34 years after Hillsborough tragedy, police apologize to families of 97 victims

British police apologized on Tuesday, January 31, to the families of the ninety-seven victims of the Hillsborough tragedy in a stadium in 1989, unveiling reforms for more transparency. “For what happened, as a senior police official, I offer my deepest apologies. Policing has gone really bad”admitted Tuesday, Andy Marsh, director general of the College of Policing, which federates the various police forces of the United Kingdom.

“The police have deeply failed in their obligations towards the bereaved”he also said, almost thirty-four years after the terrible crowd movement in this Sheffield stadium on April 15, 1989, on the occasion of the semi-final of the FA Cup between Liverpool at Nottingham Forest. “Police failures were the main cause of the tragedy and have continued to blight the lives of family members ever since. »

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As Liverpool supporters thronged the turnstiles as kick-off approached, security had a door opened leading to their wing to ease the pressure. But the fans had rushed to an already overcrowded stand.

The crowd movement had initially led to the death of ninety-four people, compressed against the grids at the edge of the field before two other people succumbed. In 2021, a 97e victim was officially recognized, died thirty-two years after being seriously injured in Hillsborough.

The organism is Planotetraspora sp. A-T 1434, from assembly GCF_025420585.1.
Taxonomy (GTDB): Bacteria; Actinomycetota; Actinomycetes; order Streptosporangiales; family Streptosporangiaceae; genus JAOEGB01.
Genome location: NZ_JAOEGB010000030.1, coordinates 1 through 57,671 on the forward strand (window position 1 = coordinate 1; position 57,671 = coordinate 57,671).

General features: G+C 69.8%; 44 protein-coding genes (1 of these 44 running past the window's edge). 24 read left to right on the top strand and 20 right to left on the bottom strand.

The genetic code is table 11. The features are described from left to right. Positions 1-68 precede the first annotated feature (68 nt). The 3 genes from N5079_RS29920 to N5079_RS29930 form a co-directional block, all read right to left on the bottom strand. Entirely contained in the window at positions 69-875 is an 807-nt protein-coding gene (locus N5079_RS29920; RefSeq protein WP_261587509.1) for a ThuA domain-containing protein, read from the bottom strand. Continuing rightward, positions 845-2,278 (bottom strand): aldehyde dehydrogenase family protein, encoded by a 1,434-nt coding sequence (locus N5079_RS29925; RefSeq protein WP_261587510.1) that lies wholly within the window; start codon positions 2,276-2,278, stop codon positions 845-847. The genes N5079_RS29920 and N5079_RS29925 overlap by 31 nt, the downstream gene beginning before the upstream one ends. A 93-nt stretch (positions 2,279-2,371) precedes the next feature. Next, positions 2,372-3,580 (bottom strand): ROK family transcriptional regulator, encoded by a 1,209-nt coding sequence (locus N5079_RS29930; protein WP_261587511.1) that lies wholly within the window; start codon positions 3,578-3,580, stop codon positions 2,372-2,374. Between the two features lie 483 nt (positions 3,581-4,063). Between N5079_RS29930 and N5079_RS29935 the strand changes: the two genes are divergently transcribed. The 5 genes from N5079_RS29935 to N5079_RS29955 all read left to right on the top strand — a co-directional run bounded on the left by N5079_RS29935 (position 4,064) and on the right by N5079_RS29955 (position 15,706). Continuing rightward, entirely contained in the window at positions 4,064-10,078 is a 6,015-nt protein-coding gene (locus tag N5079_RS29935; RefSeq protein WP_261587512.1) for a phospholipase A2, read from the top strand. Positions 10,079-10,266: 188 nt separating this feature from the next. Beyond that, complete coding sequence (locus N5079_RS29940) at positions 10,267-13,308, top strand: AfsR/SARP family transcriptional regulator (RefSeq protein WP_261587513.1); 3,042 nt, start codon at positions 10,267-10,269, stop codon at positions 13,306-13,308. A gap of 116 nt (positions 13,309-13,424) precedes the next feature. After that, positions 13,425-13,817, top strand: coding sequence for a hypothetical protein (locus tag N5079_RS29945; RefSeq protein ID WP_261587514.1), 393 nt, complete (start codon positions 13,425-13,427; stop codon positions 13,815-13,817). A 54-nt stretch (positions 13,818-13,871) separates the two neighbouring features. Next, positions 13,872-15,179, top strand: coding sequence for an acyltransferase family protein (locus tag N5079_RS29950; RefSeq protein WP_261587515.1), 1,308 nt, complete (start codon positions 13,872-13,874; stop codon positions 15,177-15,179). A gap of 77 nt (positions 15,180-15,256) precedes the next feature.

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Police officers in England will sign a charter

In 2017, a report commissioned by the government made twenty-five recommendations for families to obtain justice. Among them, eleven concerned the police.

Five years after that report, police said on Tuesday that all police officers in England would sign a charter stressing that they “must recognize when mistakes have been made and must not seek to defend the indefensible”. “Police officials pledged today to respond to any major incident with transparency and compassion for the families involved”reacted Martin Hewitt, one of the chiefs of the British police.

For the families concerned, this is insufficient. “The apology, while welcome, makes no reference to a change in the law”, reacted a spokeswoman for Hillsborough Law Now, an association of victims. The group is campaigning for the creation of a “legal franchise obligation” for authorities and public officials.

The World with AFP


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